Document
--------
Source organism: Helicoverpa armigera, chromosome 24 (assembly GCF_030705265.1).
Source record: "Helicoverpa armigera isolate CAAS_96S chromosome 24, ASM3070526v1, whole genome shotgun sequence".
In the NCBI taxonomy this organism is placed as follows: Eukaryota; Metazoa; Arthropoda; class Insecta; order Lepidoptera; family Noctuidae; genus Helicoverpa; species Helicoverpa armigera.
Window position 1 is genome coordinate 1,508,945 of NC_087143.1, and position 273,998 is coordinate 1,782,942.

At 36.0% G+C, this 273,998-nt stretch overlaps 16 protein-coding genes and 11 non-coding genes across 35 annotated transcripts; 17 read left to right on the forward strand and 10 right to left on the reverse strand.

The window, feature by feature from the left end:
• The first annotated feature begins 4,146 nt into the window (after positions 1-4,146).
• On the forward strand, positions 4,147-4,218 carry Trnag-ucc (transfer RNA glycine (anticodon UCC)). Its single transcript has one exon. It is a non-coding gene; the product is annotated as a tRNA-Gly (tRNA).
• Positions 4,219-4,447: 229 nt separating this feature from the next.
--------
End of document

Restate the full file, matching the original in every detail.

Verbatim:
Source organism: Helicoverpa armigera, chromosome 24 (assembly GCF_030705265.1).
Source record: "Helicoverpa armigera isolate CAAS_96S chromosome 24, ASM3070526v1, whole genome shotgun sequence".
In the NCBI taxonomy this organism is placed as follows: Eukaryota; Metazoa; Arthropoda; class Insecta; order Lepidoptera; family Noctuidae; genus Helicoverpa; species Helicoverpa armigera.
Window position 1 is genome coordinate 1,508,945 of NC_087143.1, and position 273,998 is coordinate 1,782,942.

At 36.0% G+C, this 273,998-nt stretch overlaps 16 protein-coding genes and 11 non-coding genes across 35 annotated transcripts; 17 read left to right on the forward strand and 10 right to left on the reverse strand.

The window, feature by feature from the left end:
• The first annotated feature begins 4,146 nt into the window (after positions 1-4,146).
• On the forward strand, positions 4,147-4,218 carry Trnag-ucc (transfer RNA glycine (anticodon UCC)). Its single transcript has one exon. It is a non-coding gene; the product is annotated as a tRNA-Gly (tRNA).
• Positions 4,219-4,447: 229 nt separating this feature from the next.